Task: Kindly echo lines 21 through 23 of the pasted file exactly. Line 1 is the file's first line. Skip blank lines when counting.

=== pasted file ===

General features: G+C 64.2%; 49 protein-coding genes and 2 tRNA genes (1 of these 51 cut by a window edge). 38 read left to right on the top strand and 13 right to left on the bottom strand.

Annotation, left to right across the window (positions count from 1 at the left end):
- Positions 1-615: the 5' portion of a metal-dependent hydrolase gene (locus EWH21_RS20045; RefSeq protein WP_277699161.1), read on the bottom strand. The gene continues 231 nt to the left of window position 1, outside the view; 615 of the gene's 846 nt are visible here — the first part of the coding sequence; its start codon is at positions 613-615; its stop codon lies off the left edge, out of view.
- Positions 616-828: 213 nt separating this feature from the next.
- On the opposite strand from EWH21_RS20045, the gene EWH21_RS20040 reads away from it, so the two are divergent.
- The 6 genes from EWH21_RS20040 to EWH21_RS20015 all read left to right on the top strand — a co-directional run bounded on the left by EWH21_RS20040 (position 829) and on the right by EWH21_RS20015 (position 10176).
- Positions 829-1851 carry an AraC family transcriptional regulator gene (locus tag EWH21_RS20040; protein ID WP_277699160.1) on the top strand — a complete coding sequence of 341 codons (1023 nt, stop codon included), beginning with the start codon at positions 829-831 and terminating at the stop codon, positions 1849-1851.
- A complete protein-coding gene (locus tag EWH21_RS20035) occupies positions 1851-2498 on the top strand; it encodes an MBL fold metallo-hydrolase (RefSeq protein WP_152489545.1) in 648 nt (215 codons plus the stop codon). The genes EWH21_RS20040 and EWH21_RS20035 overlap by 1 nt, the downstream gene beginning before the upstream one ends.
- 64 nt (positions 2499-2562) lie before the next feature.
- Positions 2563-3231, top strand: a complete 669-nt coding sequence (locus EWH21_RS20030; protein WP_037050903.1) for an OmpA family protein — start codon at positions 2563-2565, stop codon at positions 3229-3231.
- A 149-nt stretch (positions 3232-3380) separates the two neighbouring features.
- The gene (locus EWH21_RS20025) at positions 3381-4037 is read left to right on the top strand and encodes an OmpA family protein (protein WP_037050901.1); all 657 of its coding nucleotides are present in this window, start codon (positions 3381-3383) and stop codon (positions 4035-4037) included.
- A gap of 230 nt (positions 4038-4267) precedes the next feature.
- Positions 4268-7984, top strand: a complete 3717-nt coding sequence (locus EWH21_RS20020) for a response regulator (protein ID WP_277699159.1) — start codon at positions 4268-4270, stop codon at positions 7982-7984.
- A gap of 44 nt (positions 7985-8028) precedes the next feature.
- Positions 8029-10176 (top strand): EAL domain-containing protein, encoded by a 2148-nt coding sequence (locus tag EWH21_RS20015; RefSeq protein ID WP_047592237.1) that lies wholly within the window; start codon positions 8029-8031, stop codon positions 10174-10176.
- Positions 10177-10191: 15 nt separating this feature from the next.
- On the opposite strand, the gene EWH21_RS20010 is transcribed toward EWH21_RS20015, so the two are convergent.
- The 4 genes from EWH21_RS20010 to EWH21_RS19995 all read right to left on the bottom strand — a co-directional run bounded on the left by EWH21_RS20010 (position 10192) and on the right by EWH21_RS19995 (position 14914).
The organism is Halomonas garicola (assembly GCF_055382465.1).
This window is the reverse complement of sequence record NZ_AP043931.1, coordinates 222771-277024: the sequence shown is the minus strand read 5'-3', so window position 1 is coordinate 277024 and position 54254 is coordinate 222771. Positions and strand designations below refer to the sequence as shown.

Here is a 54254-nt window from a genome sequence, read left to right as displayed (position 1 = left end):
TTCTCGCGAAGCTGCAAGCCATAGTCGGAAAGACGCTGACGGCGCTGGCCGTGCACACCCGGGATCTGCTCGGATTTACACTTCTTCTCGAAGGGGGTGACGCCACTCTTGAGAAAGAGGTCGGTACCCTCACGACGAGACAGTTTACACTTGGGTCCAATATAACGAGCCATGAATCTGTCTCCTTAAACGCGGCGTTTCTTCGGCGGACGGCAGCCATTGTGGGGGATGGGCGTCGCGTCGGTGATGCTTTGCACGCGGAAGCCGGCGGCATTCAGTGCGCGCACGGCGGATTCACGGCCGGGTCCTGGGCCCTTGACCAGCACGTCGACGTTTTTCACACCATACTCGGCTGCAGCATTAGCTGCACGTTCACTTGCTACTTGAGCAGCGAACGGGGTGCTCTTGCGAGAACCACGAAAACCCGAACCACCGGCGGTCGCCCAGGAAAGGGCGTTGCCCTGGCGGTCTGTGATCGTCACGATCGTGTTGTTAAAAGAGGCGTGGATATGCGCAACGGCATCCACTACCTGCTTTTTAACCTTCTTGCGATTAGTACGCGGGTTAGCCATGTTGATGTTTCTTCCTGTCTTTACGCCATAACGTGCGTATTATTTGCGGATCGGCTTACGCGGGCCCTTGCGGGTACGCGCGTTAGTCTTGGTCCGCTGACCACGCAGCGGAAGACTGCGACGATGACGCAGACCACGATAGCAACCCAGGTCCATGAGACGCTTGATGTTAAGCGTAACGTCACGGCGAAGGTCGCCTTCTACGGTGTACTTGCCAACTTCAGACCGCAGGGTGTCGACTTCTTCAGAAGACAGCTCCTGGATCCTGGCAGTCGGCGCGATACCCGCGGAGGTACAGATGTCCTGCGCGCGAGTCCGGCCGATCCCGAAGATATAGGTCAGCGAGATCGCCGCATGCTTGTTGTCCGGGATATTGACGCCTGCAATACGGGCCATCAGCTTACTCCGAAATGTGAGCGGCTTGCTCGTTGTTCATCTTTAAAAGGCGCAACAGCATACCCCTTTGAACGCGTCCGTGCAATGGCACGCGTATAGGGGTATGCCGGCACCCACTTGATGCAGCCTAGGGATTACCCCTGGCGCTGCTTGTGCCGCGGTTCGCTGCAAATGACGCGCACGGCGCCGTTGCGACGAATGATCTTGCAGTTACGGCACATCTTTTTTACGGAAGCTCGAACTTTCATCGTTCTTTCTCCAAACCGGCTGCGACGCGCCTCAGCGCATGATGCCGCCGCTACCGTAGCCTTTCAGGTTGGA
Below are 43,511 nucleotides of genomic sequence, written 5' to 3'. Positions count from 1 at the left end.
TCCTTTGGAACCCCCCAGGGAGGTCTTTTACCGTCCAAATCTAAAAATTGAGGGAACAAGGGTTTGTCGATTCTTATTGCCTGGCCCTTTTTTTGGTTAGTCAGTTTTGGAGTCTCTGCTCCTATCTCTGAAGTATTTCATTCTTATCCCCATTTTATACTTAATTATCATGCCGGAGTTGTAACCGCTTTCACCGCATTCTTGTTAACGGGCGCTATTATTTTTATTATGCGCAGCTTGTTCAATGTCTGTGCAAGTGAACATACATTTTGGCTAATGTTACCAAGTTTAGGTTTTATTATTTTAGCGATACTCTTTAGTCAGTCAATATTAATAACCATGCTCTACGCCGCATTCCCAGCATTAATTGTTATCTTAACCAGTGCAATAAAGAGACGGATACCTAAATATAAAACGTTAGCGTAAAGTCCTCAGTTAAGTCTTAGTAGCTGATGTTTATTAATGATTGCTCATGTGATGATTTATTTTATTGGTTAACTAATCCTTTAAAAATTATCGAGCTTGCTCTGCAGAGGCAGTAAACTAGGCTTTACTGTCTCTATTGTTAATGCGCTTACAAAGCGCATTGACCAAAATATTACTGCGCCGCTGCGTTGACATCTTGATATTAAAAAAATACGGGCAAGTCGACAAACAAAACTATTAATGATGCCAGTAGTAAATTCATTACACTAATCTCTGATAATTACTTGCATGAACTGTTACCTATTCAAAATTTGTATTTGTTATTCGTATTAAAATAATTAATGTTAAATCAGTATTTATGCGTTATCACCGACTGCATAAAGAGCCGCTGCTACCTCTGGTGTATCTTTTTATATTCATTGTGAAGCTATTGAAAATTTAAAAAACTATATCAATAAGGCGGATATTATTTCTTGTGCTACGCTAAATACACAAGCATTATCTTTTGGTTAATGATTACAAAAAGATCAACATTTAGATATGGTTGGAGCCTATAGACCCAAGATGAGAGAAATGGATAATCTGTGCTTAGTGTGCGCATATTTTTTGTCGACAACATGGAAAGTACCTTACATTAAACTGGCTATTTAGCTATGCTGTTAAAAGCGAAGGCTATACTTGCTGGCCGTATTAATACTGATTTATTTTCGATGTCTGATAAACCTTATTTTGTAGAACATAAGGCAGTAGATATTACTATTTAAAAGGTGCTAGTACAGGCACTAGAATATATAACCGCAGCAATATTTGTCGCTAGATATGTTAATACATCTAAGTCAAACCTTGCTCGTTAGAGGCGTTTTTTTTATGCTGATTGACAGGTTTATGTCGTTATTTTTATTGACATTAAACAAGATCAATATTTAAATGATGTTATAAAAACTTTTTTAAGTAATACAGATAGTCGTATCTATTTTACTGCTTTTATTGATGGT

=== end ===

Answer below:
This window is the reverse complement of sequence record NZ_AP043931.1, coordinates 222771-277024: the sequence shown is the minus strand read 5'-3', so window position 1 is coordinate 277024 and position 54254 is coordinate 222771. Positions and strand designations below refer to the sequence as shown.

Here is a 54254-nt window from a genome sequence, read left to right as displayed (position 1 = left end):
TTCTCGCGAAGCTGCAAGCCATAGTCGGAAAGACGCTGACGGCGCTGGCCGTGCACACCCGGGATCTGCTCGGATTTACACTTCTTCTCGAAGGGGGTGACGCCACTCTTGAGAAAGAGGTCGGTACCCTCACGACGAGACAGTTTACACTTGGGTCCAATATAACGAGCCATGAATCTGTCTCCTTAAACGCGGCGTTTCTTCGGCGGACGGCAGCCATTGTGGGGGATGGGCGTCGCGTCGGTGATGCTTTGCACGCGGAAGCCGGCGGCATTCAGTGCGCGCACGGCGGATTCACGGCCGGGTCCTGGGCCCTTGACCAGCACGTCGACGTTTTTCACACCATACTCGGCTGCAGCATTAGCTGCACGTTCACTTGCTACTTGAGCAGCGAACGGGGTGCTCTTGCGAGAACCACGAAAACCCGAACCACCGGCGGTCGCCCAGGAAAGGGCGTTGCCCTGGCGGTCTGTGATCGTCACGATCGTGTTGTTAAAAGAGGCGTGGATATGCGCAACGGCATCCACTACCTGCTTTTTAACCTTCTTGCGATTAGTACGCGGGTTAGCCATGTTGATGTTTCTTCCTGTCTTTACGCCATAACGTGCGTATTATTTGCGGATCGGCTTACGCGGGCCCTTGCGGGTACGCGCGTTAGTCTTGGTCCGCTGACCACGCAGCGGAAGACTGCGACGATGACGCAGACCACGATAGCAACCCAGGTCCATGAGACGCTTGATGTTAAGCGTAACGTCACGGCGAAGGTCGCCTTCTACGGTGTACTTGCCAACTTCAGACCGCAGGGTGTCGACTTCTTCAGAAGACAGCTCCTGGATCCTGGCAGTCGGCGCGATACCCGCGGAGGTACAGATGTCCTGCGCGCGAGTCCGGCCGATCCCGAAGATATAGGTCAGCGAGATCGCCGCATGCTTGTTGTCCGGGATATTGACGCCTGCAATACGGGCCATCAGCTTACTCCGAAATGTGAGCGGCTTGCTCGTTGTTCATCTTTAAAAGGCGCAACAGCATACCCCTTTGAACGCGTCCGTGCAATGGCACGCGTATAGGGGTATGCCGGCACCCACTTGATGCAGCCTAGGGATTACCCCTGGCGCTGCTTGTGCCGCGGTTCGCTGCAAATGACGCGCACGGCGCCGTTGCGACGAATGATCTTGCAGTTACGGCACATCTTTTTTACGGAAGCTCGAACTTTCATCGTTCTTTCTCCAAACCGGCTGCGACGCGCCTCAGCGCATGATGCCGCCGCTACCGTAGCCTTTCAGGTTGGA